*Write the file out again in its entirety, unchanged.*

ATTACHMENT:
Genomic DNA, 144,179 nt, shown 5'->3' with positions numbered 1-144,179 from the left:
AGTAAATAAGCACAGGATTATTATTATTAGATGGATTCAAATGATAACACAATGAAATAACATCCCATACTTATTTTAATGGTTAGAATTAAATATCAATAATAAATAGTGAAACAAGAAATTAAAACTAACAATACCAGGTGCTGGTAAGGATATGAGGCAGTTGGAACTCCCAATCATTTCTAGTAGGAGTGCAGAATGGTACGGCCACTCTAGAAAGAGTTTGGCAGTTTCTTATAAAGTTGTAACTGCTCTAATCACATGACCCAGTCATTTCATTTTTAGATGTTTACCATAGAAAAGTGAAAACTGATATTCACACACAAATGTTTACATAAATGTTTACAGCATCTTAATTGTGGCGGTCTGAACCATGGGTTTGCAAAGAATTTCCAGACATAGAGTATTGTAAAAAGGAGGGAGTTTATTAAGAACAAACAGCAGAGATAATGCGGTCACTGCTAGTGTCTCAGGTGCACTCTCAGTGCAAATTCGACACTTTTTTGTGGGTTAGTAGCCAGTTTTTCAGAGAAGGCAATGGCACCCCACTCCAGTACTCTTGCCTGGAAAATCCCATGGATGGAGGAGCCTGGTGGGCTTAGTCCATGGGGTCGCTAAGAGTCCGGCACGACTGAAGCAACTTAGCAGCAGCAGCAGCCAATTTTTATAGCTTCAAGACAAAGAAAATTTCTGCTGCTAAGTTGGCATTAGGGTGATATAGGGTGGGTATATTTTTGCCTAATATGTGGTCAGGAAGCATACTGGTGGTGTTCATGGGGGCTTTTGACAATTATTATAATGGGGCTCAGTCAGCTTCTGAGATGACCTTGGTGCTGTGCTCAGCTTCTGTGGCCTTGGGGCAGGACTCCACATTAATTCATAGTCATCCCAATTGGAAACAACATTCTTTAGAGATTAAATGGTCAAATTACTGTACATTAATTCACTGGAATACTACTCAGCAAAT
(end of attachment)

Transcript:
Genomic DNA, 144,179 nt, shown 5'->3' with positions numbered 1-144,179 from the left:
AGTAAATAAGCACAGGATTATTATTATTAGATGGATTCAAATGATAACACAATGAAATAACATCCCATACTTATTTTAATGGTTAGAATTAAATATCAATAATAAATAGTGAAACAAGAAATTAAAACTAACAATACCAGGTGCTGGTAAGGATATGAGGCAGTTGGAACTCCCAATCATTTCTAGTAGGAGTGCAGAATGGTACGGCCACTCTAGAAAGAGTTTGGCAGTTTCTTATAAAGTTGTAACTGCTCTAATCACATGACCCAGTCATTTCATTTTTAGATGTTTACCATAGAAAAGTGAAAACTGATATTCACACACAAATGTTTACATAAATGTTTACAGCATCTTAATTGTGGCGGTCTGAACCATGGGTTTGCAAAGAATTTCCAGACATAGAGTATTGTAAAAAGGAGGGAGTTTATTAAGAACAAACAGCAGAGATAATGCGGTCACTGCTAGTGTCTCAGGTGCACTCTCAGTGCAAATTCGACACTTTTTTGTGGGTTAGTAGCCAGTTTTTCAGAGAAGGCAATGGCACCCCACTCCAGTACTCTTGCCTGGAAAATCCCATGGATGGAGGAGCCTGGTGGGCTTAGTCCATGGGGTCGCTAAGAGTCCGGCACGACTGAAGCAACTTAGCAGCAGCAGCAGCCAATTTTTATAGCTTCAAGACAAAGAAAATTTCTGCTGCTAAGTTGGCATTAGGGTGATATAGGGTGGGTATATTTTTGCCTAATATGTGGTCAGGAAGCATACTGGTGGTGTTCATGGGGGCTTTTGACAATTATTATAATGGGGCTCAGTCAGCTTCTGAGATGACCTTGGTGCTGTGCTCAGCTTCTGTGGCCTTGGGGCAGGACTCCACATTAATTCATAGTCATCCCAATTGGAAACAACATTCTTTAGAGATTAAATGGTCAAATTACTGTACATTAATTCACTGGAATACTACTCAGCAAAT